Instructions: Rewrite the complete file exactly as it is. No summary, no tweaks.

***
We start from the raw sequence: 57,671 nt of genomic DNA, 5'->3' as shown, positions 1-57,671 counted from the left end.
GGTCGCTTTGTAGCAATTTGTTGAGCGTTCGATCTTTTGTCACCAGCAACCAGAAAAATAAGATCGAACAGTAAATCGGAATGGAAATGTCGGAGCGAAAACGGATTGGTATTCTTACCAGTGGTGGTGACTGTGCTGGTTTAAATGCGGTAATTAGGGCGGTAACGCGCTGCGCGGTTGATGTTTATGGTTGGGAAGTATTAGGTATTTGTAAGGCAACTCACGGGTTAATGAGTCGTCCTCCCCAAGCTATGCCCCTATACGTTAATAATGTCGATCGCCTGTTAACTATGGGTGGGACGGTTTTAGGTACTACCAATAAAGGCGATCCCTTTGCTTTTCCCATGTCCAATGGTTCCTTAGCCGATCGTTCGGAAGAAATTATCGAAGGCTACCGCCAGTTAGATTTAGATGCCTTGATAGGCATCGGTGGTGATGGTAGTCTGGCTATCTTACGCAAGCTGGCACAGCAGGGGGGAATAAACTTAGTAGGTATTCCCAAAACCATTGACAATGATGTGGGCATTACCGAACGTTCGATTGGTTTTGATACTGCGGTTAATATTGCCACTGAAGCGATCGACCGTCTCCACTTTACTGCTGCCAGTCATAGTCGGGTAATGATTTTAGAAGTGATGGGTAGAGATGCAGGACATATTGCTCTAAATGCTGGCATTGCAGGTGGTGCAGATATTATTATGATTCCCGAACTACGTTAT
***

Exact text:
We start from the raw sequence: 57,671 nt of genomic DNA, 5'->3' as shown, positions 1-57,671 counted from the left end.
GGTCGCTTTGTAGCAATTTGTTGAGCGTTCGATCTTTTGTCACCAGCAACCAGAAAAATAAGATCGAACAGTAAATCGGAATGGAAATGTCGGAGCGAAAACGGATTGGTATTCTTACCAGTGGTGGTGACTGTGCTGGTTTAAATGCGGTAATTAGGGCGGTAACGCGCTGCGCGGTTGATGTTTATGGTTGGGAAGTATTAGGTATTTGTAAGGCAACTCACGGGTTAATGAGTCGTCCTCCCCAAGCTATGCCCCTATACGTTAATAATGTCGATCGCCTGTTAACTATGGGTGGGACGGTTTTAGGTACTACCAATAAAGGCGATCCCTTTGCTTTTCCCATGTCCAATGGTTCCTTAGCCGATCGTTCGGAAGAAATTATCGAAGGCTACCGCCAGTTAGATTTAGATGCCTTGATAGGCATCGGTGGTGATGGTAGTCTGGCTATCTTACGCAAGCTGGCACAGCAGGGGGGAATAAACTTAGTAGGTATTCCCAAAACCATTGACAATGATGTGGGCATTACCGAACGTTCGATTGGTTTTGATACTGCGGTTAATATTGCCACTGAAGCGATCGACCGTCTCCACTTTACTGCTGCCAGTCATAGTCGGGTAATGATTTTAGAAGTGATGGGTAGAGATGCAGGACATATTGCTCTAAATGCTGGCATTGCAGGTGGTGCAGATATTATTATGATTCCCGAACTACGTTAT